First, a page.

On a picnic morning
Without a warning
I looked at you
And somehow I knew…
— The McGuire Sisters
They are different names for the same type of flavor enhancer. In classic French cuisine, beurre composé is considered a sauce itself and also is used to finish sauces right before serving. In Southern states it is known as cowboy butter, because it is “simple enough for any cowboy to make.” Softened butter is simply mixed or whipped with herbs, spices, and liquids. Reshape it in plastic wrap, refrigerate to solidify, rewrap in parchment paper, and keep in a fridge for up to 1 week, or frozen for up to 6 months.
Frozen whipped butter is easier to slice and it melts faster. All butters with liquid or puree flavoring ingredients have to be whipped for perfect emulsification. Finely chopped ingredients are better to be mixed in, obviously. Spices and dehydrated herbs and vegetables don’t need any additional care. Fresh greens have to be quickly blanched before chopping. When I need 2 or 3 portions of compound butter, I use my frozen herbs leftovers. It is easy to puree 2-3 tbsp frozen herbs and some kosher salt with mortar and pestle.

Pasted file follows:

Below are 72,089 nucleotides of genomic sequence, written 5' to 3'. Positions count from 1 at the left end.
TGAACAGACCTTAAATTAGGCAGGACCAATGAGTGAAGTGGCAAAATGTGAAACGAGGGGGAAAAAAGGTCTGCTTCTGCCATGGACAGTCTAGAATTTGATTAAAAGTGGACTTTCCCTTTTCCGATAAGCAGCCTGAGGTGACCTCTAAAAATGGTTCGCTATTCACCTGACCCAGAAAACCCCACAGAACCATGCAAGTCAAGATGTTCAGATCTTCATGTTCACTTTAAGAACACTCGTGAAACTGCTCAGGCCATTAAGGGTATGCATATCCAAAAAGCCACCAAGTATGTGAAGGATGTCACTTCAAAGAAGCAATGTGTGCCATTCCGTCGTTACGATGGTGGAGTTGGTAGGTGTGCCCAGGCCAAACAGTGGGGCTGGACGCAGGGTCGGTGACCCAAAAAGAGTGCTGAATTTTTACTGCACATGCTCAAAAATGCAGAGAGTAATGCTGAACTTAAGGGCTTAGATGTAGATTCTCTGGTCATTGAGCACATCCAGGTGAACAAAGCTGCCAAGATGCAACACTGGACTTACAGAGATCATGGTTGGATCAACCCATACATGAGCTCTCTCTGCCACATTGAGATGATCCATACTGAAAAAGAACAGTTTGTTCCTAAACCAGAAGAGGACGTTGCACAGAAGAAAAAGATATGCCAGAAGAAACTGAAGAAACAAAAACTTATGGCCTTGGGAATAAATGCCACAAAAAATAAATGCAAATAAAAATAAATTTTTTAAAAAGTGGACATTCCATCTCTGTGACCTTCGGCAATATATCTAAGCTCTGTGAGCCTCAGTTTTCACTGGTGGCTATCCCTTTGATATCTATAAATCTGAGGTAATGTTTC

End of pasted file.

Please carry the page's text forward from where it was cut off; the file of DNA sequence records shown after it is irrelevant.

Melt savory butters on blanched vegetables, grilled steaks, fried fish, sautéed shrimp, steamed sweet potatoes, bakes Russet potatoes, grilled fresh corn, cooked rice, pasta, grits… continue? Melt sweet spiced butter (instructions, #3) on hot pancakes, on slice of freshly baked corn bread. Mix it in your breakfast oatmeal or and other porridge, pumpkin or squash puree. Core, stuff, and bake whole apples with this butter. I bet you’ll find many good uses for it.
What picnics have to do with compound butters? Spread a thin layer of miso compound butter on Central Market’s Seedsation bread, layer thinly sliced radishes or/and cucumbers, and compose sandwiches. Take this sandwiches, your family and friends, and go to admire bluebonnets in Pace Band Park. Don’t forget your camera!